PART IV -- REAGAN'S FREEDOM STRATEGY AGAINST SOVIET IMPERIALISM, ESPIONAGE, AND "ACTIVE MEASURES' INTELLIGENCE OPERATIONS

Chapter 18 - Taking on Soviet-Cuban Imperialism in Latin America and Africa

Reagan’s First NSC Directive on Latin America—January 1982. NSDD 17—Cuba and Central America, issued on January 4, 1982, is Reagan’s earliest presidential NSC Decision Directive on Latin America. In view of the mounting Soviet/Cuban threat to the principles and hopes for democracy, freedom, and peace in the region, and subsequently declassified, NSDD 17 affirms a number of presidential decisions for a new U.S. strategy there:

[Defending Democracy and Peace] U.S. policy toward the Americas is characterized by strong support for those nations which embrace the principles of democracy and freedom for their people in a stable and peaceful environment. U.S. policy is therefore to assist in defeating the insurgency in El Salvador, and to oppose actions by Cuba, Nicaragua, or others to introduce into Central America heavy weapons, troops from outside the region, trained subversives, or arms and military supplies for insurgents.

[Decisions] To adequately support U.S. policy, the following decisions have been made by the President based on discussion at the November 16, 1981 meeting of the National Security Council: 1. Create a public information task force to inform the public and Congress of the critical situation in the area. 2. Economic support . . . estimate[d] $250 to $300 million FY 1982 supplemental. 3. . . . increase military assistance to El Salvador and Honduras . . . 4. Provide military training for indigenous units and leaders both in and out of country. 5 . . . 6. Maintain trade and credit to Nicaragua as long as the government permits the private sector to operate effectively. . . . 8. Encourage cooperative efforts to defeat externally supported insurgency by pursuing a multilateral step-by-step approach. 9. Support democratic forces in Nicaragua.7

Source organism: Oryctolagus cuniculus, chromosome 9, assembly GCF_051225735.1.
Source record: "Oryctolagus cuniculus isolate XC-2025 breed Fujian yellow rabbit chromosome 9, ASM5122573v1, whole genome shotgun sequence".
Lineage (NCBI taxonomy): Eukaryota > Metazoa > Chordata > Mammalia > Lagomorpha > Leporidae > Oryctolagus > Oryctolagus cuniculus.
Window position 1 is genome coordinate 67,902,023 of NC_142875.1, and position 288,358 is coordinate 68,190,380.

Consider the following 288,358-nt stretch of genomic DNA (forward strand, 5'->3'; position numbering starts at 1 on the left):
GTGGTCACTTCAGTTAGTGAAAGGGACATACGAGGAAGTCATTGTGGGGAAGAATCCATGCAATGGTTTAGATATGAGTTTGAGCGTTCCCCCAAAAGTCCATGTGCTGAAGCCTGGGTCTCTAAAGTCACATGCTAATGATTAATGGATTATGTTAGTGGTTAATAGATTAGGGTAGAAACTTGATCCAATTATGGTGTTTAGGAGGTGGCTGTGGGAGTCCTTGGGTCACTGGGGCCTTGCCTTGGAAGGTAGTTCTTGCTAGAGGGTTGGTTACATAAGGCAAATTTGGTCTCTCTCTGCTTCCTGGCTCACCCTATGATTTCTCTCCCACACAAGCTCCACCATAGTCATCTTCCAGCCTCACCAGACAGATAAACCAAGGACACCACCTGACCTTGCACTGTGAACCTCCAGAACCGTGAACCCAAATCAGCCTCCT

Second NSDD. NSDD 21—Responding to Floggers in Cuba was issued on January 29, 1982 in response to the stationing of advanced Soviet “Flogger” (MiG–23) aircraft in Cuba, flown by Soviet pilots and capable of reaching far into U.S. territory. The extensively redacted text indicates that the President’s State of the Union address would address threats and responses in the region and that another presidential speech on the dangerous situation will be prepared by an interagency management group to meet in the White House Situation Room and to be chaired by the Department of State.

NSC Meeting on Threats and U.S. Strategy—February 1982. An NSC Meeting on the subject NSC 40—The Caribbean Basin on February 10, 1982 was opened by the new National Security Advisor, Judge William Clark, with the words: “after a year’s work, we have reached a plateau where we can consider a comprehensive political, economic, and security policy for the region . . . the first one since the elaboration of the Monroe Doctrine.” He listed as chief instigators Cuba and the Soviet Union as well others including Nicaragua, Grenada, Vietnam, Libya, and within the PLO that together shaped “the threat to the Caribbean . . . unprecedented in severity and proximity and complexity.” The U.S. approach, he said, “must match and exceed our adversaries . . . [through] a long-term commitment to political and economic development while strengthening the internal security of the Caribbean region countries—ensuring at the same time that hostile and totalitarian forces are defeated.”

The redacted notes next indicate briefings by senior agency representatives on the topics: “Intelligence Update, Military Threat/Military Requirements, Economic Requirements, and Regional Strategy.” These are followed by extensive discussions on each topic and the elements of the strategy, including use of forums like the Organization of the American States (OAS) as well as the content of a speech by Reagan to mobilize opinion and support. Near the end of the meeting Reagan is reported saying:

I would not want history to record that there was a time when we could have headed off this hemisphere becoming an extension of the Warsaw Pact. Lenin may then turn out to have been right when he said that someday the Western hemisphere would be ripe fruit after Europe.8

     A Note on the War in the Falklands/Malvinas—April 1982. The war between the United Kingdom and Argentina over a British colony, which the British called the Falklands and the Argentines called the Malvinas, was not part of the U.S.-Soviet confrontation in the Cold War. Yet it caused a major division among America’s allies in the Western Hemisphere and within Reagan’s cabinet. Reagan overruled his Secretary of State, Alexander Haig, by supporting the British decision to send a naval flotilla, which defeated Argentina’s forces that seized the Falklands on April 2, 1982. In terms of Cold War strategy impact, the war cemented the close relationship between Reagan and British Prime Minister Margaret Thatcher as they rallied European allies in 

[Book pg. 427]

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